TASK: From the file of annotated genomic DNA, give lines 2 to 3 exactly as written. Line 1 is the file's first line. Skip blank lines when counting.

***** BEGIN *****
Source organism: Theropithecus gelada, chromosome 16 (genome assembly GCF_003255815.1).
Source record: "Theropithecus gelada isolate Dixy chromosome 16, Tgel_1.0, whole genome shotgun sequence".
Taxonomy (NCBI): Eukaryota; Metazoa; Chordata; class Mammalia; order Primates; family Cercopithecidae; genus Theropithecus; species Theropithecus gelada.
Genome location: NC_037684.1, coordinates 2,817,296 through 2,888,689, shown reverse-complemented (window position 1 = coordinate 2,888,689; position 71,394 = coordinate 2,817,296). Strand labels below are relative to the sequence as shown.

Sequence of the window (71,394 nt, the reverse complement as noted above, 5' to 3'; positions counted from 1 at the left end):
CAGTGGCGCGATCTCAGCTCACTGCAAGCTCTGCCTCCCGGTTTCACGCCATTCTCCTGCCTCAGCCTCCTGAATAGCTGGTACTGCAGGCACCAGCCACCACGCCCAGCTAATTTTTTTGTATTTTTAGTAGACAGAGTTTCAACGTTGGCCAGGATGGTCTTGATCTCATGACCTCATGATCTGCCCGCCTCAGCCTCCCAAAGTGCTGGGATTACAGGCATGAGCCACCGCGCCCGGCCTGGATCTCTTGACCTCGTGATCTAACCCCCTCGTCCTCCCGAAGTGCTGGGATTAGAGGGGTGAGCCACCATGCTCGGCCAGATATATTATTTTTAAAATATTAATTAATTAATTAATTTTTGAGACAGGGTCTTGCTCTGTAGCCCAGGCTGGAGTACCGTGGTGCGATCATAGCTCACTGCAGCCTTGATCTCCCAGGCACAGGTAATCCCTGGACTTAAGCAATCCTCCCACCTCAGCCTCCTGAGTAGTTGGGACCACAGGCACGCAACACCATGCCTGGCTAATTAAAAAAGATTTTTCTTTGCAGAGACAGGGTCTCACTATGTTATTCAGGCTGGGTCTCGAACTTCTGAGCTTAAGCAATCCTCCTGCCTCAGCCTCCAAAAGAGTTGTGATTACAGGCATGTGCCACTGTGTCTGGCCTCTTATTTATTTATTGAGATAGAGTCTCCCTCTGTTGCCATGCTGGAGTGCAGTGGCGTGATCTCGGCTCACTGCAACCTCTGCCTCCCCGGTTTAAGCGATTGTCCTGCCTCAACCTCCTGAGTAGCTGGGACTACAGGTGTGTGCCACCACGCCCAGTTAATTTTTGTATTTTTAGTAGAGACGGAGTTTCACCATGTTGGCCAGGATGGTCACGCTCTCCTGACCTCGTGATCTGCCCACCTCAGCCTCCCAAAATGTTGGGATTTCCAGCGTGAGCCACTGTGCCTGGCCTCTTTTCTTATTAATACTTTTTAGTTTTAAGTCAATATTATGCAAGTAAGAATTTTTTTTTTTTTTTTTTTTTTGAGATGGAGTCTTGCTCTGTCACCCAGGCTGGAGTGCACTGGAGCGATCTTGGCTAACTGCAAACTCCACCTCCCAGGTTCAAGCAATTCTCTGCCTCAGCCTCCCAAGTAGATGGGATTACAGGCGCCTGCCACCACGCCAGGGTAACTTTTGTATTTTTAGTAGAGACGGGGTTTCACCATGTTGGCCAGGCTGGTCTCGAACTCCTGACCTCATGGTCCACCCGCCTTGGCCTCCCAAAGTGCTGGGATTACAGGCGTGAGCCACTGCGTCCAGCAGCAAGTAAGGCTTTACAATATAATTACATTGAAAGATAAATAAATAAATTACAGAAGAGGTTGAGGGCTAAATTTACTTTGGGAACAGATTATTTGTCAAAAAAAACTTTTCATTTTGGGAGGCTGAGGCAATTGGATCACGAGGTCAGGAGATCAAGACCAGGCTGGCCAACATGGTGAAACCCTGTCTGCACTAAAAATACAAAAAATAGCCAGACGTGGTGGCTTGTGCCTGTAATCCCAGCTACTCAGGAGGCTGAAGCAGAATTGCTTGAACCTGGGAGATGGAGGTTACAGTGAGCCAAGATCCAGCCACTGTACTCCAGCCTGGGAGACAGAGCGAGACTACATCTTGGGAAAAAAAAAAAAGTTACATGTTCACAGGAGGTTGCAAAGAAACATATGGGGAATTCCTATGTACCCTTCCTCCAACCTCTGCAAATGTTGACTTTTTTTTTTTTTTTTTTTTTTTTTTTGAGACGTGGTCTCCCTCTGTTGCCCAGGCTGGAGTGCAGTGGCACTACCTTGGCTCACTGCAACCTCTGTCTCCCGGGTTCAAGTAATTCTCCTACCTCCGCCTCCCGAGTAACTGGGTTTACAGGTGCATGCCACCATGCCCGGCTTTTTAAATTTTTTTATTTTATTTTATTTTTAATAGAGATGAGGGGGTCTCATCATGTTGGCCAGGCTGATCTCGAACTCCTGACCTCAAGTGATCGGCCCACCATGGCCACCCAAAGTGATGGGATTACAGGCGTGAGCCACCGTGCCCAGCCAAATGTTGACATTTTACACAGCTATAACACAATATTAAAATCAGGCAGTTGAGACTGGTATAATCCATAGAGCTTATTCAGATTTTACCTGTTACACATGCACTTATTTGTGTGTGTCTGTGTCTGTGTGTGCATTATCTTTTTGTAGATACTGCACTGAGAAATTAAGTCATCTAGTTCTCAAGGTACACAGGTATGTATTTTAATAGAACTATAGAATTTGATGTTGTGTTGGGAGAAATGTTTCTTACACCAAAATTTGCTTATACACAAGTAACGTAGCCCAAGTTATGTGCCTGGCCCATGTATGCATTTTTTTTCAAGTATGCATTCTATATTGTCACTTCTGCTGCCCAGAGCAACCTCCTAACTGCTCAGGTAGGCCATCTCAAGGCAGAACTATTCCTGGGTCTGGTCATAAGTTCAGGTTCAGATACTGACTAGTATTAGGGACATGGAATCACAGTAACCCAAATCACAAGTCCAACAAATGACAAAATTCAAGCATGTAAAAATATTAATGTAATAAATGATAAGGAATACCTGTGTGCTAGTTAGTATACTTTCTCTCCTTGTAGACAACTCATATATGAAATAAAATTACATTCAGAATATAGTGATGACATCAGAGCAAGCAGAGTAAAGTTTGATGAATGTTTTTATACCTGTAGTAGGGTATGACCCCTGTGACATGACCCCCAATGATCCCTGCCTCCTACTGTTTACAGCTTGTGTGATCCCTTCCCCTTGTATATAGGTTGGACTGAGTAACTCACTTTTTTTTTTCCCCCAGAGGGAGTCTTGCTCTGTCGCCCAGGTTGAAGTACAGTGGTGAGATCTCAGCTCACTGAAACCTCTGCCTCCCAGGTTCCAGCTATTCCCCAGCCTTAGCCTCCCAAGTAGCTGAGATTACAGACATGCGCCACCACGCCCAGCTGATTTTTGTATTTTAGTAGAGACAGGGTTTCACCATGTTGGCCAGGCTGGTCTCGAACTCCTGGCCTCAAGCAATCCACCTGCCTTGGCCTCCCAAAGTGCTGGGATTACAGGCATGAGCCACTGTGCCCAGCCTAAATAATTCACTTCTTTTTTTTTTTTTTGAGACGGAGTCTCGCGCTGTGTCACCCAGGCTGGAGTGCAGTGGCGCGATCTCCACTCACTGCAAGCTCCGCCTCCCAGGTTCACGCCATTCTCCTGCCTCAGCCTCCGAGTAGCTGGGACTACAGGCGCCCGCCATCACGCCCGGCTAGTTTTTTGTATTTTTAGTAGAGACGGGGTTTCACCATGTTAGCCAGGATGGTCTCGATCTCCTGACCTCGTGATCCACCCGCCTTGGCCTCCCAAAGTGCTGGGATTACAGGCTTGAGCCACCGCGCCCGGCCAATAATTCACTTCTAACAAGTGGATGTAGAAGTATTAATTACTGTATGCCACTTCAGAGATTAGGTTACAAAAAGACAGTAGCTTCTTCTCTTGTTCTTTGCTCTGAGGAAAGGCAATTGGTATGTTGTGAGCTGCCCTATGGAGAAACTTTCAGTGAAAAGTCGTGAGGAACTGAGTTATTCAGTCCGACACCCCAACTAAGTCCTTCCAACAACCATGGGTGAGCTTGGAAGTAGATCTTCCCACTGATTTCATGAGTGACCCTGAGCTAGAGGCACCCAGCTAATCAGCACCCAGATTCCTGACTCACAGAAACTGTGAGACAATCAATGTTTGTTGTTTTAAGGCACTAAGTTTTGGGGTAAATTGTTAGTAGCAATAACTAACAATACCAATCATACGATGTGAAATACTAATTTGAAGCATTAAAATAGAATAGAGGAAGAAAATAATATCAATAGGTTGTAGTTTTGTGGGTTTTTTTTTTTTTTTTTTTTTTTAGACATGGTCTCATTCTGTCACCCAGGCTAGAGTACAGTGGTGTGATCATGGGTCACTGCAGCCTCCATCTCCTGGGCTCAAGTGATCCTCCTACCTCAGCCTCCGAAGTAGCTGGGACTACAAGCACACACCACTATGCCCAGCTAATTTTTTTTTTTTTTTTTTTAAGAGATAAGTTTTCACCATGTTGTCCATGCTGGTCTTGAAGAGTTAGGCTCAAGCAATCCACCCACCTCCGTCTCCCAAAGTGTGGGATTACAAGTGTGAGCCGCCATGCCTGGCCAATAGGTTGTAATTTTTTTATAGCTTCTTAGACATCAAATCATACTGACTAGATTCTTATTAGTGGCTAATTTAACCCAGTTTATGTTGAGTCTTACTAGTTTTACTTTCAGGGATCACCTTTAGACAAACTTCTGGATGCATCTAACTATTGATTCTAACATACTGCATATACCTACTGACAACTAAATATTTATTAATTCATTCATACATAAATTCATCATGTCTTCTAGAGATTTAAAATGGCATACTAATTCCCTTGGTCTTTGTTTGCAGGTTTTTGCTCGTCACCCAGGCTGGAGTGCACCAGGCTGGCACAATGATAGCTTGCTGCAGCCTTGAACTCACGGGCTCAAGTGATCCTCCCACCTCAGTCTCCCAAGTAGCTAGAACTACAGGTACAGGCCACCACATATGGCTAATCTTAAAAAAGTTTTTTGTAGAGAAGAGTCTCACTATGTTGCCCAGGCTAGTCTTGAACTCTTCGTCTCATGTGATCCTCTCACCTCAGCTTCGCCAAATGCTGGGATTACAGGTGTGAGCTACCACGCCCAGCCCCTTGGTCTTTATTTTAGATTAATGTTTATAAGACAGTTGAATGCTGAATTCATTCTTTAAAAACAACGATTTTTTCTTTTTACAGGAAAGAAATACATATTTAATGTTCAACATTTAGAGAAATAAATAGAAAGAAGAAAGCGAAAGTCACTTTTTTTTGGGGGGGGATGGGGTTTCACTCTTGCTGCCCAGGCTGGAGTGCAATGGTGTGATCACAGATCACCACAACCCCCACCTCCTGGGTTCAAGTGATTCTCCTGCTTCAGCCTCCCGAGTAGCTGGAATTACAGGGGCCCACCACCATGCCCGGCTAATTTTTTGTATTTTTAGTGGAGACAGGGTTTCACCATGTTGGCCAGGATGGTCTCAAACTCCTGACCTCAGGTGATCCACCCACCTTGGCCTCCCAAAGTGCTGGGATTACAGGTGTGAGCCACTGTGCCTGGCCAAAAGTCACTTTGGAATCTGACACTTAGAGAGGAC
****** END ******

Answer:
Source record: "Theropithecus gelada isolate Dixy chromosome 16, Tgel_1.0, whole genome shotgun sequence".
Taxonomy (NCBI): Eukaryota; Metazoa; Chordata; class Mammalia; order Primates; family Cercopithecidae; genus Theropithecus; species Theropithecus gelada.